If you invest in stocks and the Dow drops for a few days, you'll convince yourself it's been that way for weeks and will be that way forever.
If you follow a baseball team and it hits a losing streak, you'll convince yourself it's been that way for weeks and will be that way forever.
If you want to buy a house and keep getting shut out for whatever reason--escalating competitive offers, nothing listed in the school zone you want, whatever--you'll convince yourself it's been that way for weeks and it will be that way forever.
Here's the biggest difference among the three: With housing, it's really true. That's because there is no housing market to speak of, and there won't be for a pretty long time. Of course, micro-markets exist hither and yon, but the 2014 housing market has yet to gain traction. This article from Housingwire explains part of it--an abysmally low number of homes for sale--but doesn't get into another reason: Too many existing homes are Baby Boomer-owned, and Boomers don't want to sell. There's really nowhere to move to even if someone did come along and buy their older, non-updated houses.
Other reasons abound. Family formation is down and too many people of first-time buyer age drag around a ball and chain of student loan debt. In some states, foreclosures are on the rise again. While unemployment is trending down, income is, too. It also seems to me that so many jobs in 2014 don't have any security attached, even though I have no data. Why apply for a mortgage if you worry about being a pink-slip stat next year?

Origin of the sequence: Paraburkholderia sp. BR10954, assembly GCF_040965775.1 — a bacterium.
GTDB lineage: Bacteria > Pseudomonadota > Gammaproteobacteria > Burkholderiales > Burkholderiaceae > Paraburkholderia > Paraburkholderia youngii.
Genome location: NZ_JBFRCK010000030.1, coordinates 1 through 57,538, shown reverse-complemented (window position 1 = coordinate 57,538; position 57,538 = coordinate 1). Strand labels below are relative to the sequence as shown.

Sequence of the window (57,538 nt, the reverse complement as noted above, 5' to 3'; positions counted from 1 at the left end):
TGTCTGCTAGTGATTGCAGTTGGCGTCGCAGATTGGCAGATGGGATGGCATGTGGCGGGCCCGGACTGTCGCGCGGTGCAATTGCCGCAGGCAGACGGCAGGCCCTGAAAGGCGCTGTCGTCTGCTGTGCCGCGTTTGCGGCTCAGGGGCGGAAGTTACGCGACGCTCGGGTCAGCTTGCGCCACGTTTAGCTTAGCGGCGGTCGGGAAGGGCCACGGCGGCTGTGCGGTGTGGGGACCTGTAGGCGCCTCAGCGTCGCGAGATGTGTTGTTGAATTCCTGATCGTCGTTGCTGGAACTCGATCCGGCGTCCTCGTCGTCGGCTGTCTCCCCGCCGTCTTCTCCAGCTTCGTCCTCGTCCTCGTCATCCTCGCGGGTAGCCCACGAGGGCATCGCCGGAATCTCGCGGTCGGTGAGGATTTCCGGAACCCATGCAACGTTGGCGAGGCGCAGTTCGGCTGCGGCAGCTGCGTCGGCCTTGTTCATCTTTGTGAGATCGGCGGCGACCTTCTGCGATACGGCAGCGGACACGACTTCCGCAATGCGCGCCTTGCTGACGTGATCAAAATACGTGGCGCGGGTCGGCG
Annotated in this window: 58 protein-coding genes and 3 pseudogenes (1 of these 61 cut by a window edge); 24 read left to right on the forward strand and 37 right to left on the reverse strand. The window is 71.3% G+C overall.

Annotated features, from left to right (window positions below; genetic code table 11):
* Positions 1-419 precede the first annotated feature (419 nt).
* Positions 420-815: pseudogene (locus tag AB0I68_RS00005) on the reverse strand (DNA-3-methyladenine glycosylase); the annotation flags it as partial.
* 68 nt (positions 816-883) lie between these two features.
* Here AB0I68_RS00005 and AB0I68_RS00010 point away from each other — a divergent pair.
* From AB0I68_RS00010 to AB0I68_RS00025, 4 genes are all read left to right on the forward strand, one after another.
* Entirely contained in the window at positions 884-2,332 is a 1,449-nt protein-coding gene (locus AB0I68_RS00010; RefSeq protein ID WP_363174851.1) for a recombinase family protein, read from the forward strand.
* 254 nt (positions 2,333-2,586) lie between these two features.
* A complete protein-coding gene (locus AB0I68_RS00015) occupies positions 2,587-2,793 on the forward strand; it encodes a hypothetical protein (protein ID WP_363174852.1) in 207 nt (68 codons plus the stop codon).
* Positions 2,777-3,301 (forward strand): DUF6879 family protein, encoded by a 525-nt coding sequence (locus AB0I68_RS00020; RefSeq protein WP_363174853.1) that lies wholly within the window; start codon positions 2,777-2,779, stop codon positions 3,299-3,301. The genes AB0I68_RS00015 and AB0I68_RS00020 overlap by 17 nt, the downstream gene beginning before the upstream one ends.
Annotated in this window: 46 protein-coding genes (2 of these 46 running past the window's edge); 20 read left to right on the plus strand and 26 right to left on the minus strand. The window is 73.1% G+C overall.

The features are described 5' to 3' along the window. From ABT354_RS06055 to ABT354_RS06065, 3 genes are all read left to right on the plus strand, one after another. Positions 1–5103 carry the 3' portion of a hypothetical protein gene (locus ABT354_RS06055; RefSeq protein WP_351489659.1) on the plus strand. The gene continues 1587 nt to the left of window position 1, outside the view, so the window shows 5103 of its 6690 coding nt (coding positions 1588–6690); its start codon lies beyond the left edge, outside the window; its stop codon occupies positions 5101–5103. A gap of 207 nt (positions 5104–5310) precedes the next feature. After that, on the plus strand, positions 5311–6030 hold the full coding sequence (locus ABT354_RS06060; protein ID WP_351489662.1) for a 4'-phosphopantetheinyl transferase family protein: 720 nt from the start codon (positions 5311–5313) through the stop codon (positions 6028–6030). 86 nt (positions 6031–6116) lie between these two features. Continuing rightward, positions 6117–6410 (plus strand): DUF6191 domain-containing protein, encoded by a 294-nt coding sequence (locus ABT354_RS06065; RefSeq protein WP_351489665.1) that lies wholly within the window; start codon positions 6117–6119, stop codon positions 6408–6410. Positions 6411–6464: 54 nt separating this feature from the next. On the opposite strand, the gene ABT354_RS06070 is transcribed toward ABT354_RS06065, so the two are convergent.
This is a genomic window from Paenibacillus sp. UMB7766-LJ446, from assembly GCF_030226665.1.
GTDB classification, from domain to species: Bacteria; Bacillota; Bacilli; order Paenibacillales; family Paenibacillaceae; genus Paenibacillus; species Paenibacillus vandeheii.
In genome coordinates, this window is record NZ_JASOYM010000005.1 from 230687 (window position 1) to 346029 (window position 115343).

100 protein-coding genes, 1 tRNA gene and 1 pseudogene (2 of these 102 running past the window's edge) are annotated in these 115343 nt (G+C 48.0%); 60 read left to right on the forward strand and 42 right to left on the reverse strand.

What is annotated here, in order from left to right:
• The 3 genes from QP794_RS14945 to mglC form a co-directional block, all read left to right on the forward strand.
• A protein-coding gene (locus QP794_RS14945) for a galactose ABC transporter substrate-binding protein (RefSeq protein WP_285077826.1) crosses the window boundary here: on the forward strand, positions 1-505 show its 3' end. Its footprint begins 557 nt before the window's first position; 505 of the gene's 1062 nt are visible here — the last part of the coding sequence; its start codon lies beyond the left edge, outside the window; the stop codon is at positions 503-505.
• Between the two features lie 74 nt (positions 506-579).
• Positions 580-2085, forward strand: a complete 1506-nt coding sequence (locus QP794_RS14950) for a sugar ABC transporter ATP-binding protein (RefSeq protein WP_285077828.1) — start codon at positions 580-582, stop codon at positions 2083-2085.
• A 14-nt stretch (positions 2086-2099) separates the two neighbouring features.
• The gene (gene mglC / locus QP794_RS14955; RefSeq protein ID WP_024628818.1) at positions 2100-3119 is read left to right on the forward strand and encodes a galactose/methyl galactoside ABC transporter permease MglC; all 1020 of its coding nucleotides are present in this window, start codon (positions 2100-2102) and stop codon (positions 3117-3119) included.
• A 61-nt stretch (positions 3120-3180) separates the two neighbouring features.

The fact is, sales for the year are down and prices are up, and I won't get into the Picketty thing. And did I say it's still hard to get a mortgage? It's a hugely competitive world out there, not just for buyers, but lenders, home inspectors, title and escrow offers, and real estate brokers.
What's a buyer to do?
If I were a buyer right now, I'd get an address list of a bunch of homes in a neighborhood I liked, and then send every owner a letter telling them I was in the market. As an owner of many homes over the years, I can assure you that real estate brokers send such letters all the time. The only difference between you, a buyer, doing it and a broker doing it is that you really do have a hot buyer--yourself.
Be sure to get a pre-approval letter from a lender before actually sitting down with a seller. And I recommend professional help navigating these home-purchase waters. To a lay person, the lingua franca of real estate people sounds very much like English, but the people of the real estate world string the words together in ways that seem mystifying.
Get proactive, and the frustration over home buying won't be that way forever anymore.